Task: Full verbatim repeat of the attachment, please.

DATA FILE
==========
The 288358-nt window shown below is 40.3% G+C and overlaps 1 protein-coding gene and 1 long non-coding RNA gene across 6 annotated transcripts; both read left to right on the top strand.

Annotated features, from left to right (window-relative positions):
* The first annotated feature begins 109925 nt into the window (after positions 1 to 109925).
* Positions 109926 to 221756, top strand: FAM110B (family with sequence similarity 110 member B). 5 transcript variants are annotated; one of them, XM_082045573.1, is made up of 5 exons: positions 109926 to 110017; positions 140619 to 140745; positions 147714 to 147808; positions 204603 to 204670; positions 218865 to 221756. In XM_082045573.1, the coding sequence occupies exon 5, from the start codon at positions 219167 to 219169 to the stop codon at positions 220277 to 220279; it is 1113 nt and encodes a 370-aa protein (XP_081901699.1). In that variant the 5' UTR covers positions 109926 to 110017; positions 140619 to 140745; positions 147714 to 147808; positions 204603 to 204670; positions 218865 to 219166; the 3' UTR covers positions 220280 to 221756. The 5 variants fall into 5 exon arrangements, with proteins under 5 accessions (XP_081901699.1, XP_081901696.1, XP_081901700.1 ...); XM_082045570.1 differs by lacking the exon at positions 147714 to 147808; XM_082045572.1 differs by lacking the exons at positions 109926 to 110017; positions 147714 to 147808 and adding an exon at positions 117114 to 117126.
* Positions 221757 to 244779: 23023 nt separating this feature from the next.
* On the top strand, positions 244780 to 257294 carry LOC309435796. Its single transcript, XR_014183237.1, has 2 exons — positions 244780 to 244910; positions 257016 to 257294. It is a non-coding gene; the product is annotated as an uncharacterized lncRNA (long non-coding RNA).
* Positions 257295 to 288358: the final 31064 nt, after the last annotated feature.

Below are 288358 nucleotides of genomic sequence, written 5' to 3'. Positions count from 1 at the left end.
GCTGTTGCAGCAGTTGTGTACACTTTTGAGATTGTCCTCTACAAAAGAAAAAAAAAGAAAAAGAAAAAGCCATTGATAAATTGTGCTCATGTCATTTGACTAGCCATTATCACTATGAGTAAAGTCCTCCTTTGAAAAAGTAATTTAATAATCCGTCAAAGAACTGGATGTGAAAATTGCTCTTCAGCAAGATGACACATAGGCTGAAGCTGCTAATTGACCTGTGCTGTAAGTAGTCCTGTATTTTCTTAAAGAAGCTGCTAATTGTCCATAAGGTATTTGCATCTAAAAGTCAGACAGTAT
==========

The 288358-nt window shown below is 40.3% G+C and overlaps 1 protein-coding gene and 1 long non-coding RNA gene across 6 annotated transcripts; both read left to right on the top strand.

Annotated features, from left to right (window-relative positions):
* The first annotated feature begins 109925 nt into the window (after positions 1 to 109925).
* Positions 109926 to 221756, top strand: FAM110B (family with sequence similarity 110 member B). 5 transcript variants are annotated; one of them, XM_082045573.1, is made up of 5 exons: positions 109926 to 110017; positions 140619 to 140745; positions 147714 to 147808; positions 204603 to 204670; positions 218865 to 221756. In XM_082045573.1, the coding sequence occupies exon 5, from the start codon at positions 219167 to 219169 to the stop codon at positions 220277 to 220279; it is 1113 nt and encodes a 370-aa protein (XP_081901699.1). In that variant the 5' UTR covers positions 109926 to 110017; positions 140619 to 140745; positions 147714 to 147808; positions 204603 to 204670; positions 218865 to 219166; the 3' UTR covers positions 220280 to 221756. The 5 variants fall into 5 exon arrangements, with proteins under 5 accessions (XP_081901699.1, XP_081901696.1, XP_081901700.1 ...); XM_082045570.1 differs by lacking the exon at positions 147714 to 147808; XM_082045572.1 differs by lacking the exons at positions 109926 to 110017; positions 147714 to 147808 and adding an exon at positions 117114 to 117126.
* Positions 221757 to 244779: 23023 nt separating this feature from the next.
* On the top strand, positions 244780 to 257294 carry LOC309435796. Its single transcript, XR_014183237.1, has 2 exons — positions 244780 to 244910; positions 257016 to 257294. It is a non-coding gene; the product is annotated as an uncharacterized lncRNA (long non-coding RNA).
* Positions 257295 to 288358: the final 31064 nt, after the last annotated feature.

Below are 288358 nucleotides of genomic sequence, written 5' to 3'. Positions count from 1 at the left end.
GCTGTTGCAGCAGTTGTGTACACTTTTGAGATTGTCCTCTACAAAAGAAAAAAAAAGAAAAAGAAAAAGCCATTGATAAATTGTGCTCATGTCATTTGACTAGCCATTATCACTATGAGTAAAGTCCTCCTTTGAAAAAGTAATTTAATAATCCGTCAAAGAACTGGATGTGAAAATTGCTCTTCAGCAAGATGACACATAGGCTGAAGCTGCTAATTGACCTGTGCTGTAAGTAGTCCTGTATTTTCTTAAAGAAGCTGCTAATTGTCCATAAGGTATTTGCATCTAAAAGTCAGACAGTAT